China / Society

Chartered flights set from Shanghai to DPRK

By Shi Jing in Shanghai (China Daily) Updated: 2014-06-13 08:02

As enthusiasm for visiting the Democratic People's Republic of Korea keeps heating up among the Chinese, tourists in Shanghai will be able to visit the country on a chartered flight this summer, and maybe even take pictures with usually-banned telephoto lenses during an autumn trip.

Chartered flights set from Shanghai to DPRK
Travel passes to DPRK territory now available within 24 hours 

The chartered flight from Shanghai to Pyongyang began in 2012 and will mark its third consecutive year in July. China's largest online travel agency,, and Yanbian China International Travel Services Co Shanghai Branch both provide travel packages for the flight.

Only camera lenses with a focal distance shorter than 20 millimeters may be taken into the DPRK. However, a group of amateur photographers organized by the Yangtze River Delta Tourism Photographic Society will set off for Pyongyang in September, and they will be allowed to take along more professional equipment, including lenses with longer focal distances.

Tang Yanbo, a soccer reporter in Guangzhou, recently returned from a brief visit to the DPRK. According to Tang, pictures on his trip were only allowed at designated places and were checked one by one before the tourists returned.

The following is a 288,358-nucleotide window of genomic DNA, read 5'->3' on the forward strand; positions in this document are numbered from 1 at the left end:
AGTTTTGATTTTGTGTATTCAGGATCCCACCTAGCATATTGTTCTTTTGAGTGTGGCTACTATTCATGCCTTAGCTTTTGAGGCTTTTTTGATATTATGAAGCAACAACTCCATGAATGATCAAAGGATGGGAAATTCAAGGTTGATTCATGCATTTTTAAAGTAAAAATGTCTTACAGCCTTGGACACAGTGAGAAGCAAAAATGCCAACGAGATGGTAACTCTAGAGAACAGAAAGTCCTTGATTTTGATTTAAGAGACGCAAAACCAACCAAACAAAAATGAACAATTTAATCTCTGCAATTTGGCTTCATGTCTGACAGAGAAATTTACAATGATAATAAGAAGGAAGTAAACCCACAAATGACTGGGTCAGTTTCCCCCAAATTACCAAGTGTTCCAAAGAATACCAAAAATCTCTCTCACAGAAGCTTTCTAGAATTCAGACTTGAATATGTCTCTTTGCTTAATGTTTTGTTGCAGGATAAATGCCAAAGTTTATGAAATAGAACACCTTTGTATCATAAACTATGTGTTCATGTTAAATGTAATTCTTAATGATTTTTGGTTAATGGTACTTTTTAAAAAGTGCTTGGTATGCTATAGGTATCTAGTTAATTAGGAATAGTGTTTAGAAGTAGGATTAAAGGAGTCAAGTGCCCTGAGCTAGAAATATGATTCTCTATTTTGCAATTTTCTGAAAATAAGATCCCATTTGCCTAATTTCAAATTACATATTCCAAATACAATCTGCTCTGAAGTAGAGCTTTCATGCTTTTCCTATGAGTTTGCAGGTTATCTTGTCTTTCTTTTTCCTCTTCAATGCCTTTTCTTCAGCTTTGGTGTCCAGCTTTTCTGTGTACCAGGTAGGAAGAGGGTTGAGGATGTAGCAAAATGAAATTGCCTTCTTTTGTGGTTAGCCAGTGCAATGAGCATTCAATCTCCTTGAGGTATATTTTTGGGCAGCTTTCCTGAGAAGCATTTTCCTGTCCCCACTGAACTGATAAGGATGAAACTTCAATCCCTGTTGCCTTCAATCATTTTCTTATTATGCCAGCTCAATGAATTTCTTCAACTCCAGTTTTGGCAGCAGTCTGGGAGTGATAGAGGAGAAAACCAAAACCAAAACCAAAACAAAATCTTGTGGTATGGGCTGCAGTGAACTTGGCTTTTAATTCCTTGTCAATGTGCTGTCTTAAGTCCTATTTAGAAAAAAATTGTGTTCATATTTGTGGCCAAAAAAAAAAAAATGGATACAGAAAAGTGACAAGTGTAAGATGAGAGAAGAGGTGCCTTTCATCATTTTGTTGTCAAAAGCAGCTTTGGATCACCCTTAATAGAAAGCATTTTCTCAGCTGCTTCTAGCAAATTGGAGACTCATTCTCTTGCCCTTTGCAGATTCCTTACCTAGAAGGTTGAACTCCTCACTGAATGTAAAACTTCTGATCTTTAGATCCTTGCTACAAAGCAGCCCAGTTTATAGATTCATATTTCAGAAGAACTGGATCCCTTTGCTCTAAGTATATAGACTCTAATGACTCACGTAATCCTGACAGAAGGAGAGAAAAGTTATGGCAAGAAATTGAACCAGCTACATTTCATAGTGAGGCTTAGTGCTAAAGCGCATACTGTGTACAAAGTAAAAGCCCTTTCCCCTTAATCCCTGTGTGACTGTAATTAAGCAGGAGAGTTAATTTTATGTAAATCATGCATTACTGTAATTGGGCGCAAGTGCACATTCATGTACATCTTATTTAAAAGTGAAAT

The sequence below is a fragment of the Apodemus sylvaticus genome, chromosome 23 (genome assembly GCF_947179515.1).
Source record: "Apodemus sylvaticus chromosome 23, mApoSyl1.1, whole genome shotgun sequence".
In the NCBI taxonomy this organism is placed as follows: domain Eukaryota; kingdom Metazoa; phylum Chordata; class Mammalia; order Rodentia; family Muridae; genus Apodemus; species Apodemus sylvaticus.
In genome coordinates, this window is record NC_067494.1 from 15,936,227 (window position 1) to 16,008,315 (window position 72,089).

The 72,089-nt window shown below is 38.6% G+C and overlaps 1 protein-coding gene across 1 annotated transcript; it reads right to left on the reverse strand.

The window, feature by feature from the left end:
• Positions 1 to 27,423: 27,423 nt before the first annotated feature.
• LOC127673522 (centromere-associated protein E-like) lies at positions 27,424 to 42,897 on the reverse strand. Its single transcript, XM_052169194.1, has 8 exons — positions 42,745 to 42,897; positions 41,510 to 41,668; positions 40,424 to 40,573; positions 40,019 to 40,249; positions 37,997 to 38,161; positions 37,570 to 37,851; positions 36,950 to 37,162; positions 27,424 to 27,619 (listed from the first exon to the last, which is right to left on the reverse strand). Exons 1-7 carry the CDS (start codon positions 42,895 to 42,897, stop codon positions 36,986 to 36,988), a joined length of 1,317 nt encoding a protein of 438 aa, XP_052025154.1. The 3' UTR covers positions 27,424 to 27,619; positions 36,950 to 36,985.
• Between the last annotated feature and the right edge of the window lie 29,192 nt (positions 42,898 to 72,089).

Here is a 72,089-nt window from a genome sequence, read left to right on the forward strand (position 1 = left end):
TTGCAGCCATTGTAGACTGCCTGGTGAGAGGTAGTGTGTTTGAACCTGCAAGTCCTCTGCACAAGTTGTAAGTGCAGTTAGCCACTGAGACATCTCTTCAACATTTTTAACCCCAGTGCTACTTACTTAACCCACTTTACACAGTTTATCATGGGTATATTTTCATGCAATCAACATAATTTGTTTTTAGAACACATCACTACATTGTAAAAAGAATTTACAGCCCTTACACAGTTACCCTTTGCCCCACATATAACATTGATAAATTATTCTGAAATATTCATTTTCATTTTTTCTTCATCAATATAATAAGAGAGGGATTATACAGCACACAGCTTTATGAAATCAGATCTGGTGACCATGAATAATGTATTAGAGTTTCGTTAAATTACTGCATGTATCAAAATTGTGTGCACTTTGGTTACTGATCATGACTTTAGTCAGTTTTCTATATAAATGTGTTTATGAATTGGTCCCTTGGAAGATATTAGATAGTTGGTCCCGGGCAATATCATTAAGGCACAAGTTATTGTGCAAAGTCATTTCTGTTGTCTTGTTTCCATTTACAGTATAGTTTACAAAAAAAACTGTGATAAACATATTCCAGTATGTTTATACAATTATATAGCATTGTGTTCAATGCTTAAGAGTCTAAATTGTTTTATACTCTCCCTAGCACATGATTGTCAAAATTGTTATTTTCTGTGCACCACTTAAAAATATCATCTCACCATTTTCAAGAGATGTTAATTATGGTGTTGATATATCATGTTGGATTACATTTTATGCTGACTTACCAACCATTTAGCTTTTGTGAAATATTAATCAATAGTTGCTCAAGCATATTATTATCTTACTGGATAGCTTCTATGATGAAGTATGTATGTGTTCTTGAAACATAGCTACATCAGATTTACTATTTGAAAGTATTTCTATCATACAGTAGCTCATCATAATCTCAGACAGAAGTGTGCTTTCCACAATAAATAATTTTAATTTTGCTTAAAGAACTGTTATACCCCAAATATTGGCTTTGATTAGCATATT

Before the chartered flight was introduced, Shanghai tourists had only two options for visiting the DPRK. They could fly to Beijing and then to Pyongyang, or fly to Shenyang and take the train to Dandong, Liaoning province, and on to Pyongyang. The Beijing option costs up to 20,000 yuan ($3,200) per person, and the Shenyang option more than 6,000 yuan. Both trips take four days.

Ctrip's four-day trip to Pyongyang by chartered flight is priced at 4,580 yuan per person, and a five-day trip at 5,880 yuan. The latter mainly caters travelers during holidays such as Mid-Autumn Festival.

When the package became available on Ctrip's website, the travel agency was immediately flooded with inquiries, and the number of charter-package buyers soon met the minimum head count requirement. According to Ctrip's holiday business department, most of these customers are retired couples in their 50s or 60s.

Yu Yanjie, a graphic designer for a Shanghai-based media group, said: "I think it is a good idea to buy the package for my parents. They will be very interested in visiting the country. The price is also fine with me - any trip an Asian country nowadays costs almost the same."

Jin Huzhe, general manager of Yanbian China International Travel Services Co's Shanghai branch, said the number of Chinese tourists visiting the DPRK has been rising in recent years. The DPRK has made improvements in the reception of overseas tourists, although it still cannot handle a large number of visitors, Jin said.

According to the Shanghai Municipal Tourism Administration, more than 100,000 Chinese tourists visited the DPRK last year. The Yangtze River Delta cities will be the major market that the DPRK tourism authorities will explore this year.

Related story:

Shanghai to Pyongyang charter flights to begin in July

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